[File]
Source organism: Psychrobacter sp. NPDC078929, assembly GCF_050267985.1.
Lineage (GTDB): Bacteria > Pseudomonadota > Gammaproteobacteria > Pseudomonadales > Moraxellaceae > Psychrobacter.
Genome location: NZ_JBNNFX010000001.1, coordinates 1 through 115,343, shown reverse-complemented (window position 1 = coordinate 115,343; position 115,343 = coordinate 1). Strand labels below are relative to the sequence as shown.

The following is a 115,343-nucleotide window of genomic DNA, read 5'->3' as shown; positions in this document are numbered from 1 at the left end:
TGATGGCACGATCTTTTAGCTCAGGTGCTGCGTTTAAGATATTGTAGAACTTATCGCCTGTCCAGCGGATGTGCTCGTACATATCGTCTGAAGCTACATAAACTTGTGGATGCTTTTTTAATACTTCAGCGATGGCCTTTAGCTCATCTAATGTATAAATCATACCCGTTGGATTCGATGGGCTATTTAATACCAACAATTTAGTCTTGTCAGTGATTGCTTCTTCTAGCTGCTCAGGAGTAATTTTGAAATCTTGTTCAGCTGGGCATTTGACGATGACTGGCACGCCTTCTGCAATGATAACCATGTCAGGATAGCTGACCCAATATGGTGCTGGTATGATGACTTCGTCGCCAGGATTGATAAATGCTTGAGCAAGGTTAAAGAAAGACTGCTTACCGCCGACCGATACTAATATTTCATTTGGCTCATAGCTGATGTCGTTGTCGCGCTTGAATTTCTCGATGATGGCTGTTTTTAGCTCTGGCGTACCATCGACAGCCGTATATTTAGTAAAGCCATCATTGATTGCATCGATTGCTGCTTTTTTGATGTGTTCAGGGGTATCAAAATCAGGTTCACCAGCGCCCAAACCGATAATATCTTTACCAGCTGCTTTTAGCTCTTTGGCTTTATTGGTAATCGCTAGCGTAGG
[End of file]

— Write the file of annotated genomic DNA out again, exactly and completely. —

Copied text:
Source organism: Psychrobacter sp. NPDC078929, assembly GCF_050267985.1.
Lineage (GTDB): Bacteria > Pseudomonadota > Gammaproteobacteria > Pseudomonadales > Moraxellaceae > Psychrobacter.
Genome location: NZ_JBNNFX010000001.1, coordinates 1 through 115,343, shown reverse-complemented (window position 1 = coordinate 115,343; position 115,343 = coordinate 1). Strand labels below are relative to the sequence as shown.

The following is a 115,343-nucleotide window of genomic DNA, read 5'->3' as shown; positions in this document are numbered from 1 at the left end:
TGATGGCACGATCTTTTAGCTCAGGTGCTGCGTTTAAGATATTGTAGAACTTATCGCCTGTCCAGCGGATGTGCTCGTACATATCGTCTGAAGCTACATAAACTTGTGGATGCTTTTTTAATACTTCAGCGATGGCCTTTAGCTCATCTAATGTATAAATCATACCCGTTGGATTCGATGGGCTATTTAATACCAACAATTTAGTCTTGTCAGTGATTGCTTCTTCTAGCTGCTCAGGAGTAATTTTGAAATCTTGTTCAGCTGGGCATTTGACGATGACTGGCACGCCTTCTGCAATGATAACCATGTCAGGATAGCTGACCCAATATGGTGCTGGTATGATGACTTCGTCGCCAGGATTGATAAATGCTTGAGCAAGGTTAAAGAAAGACTGCTTACCGCCGACCGATACTAATATTTCATTTGGCTCATAGCTGATGTCGTTGTCGCGCTTGAATTTCTCGATGATGGCTGTTTTTAGCTCTGGCGTACCATCGACAGCCGTATATTTAGTAAAGCCATCATTGATTGCATCGATTGCTGCTTTTTTGATGTGTTCAGGGGTATCAAAATCAGGTTCACCAGCGCCCAAACCGATAATATCTTTACCAGCTGCTTTTAGCTCTTTGGCTTTATTGGTAATCGCTAGCGTAGG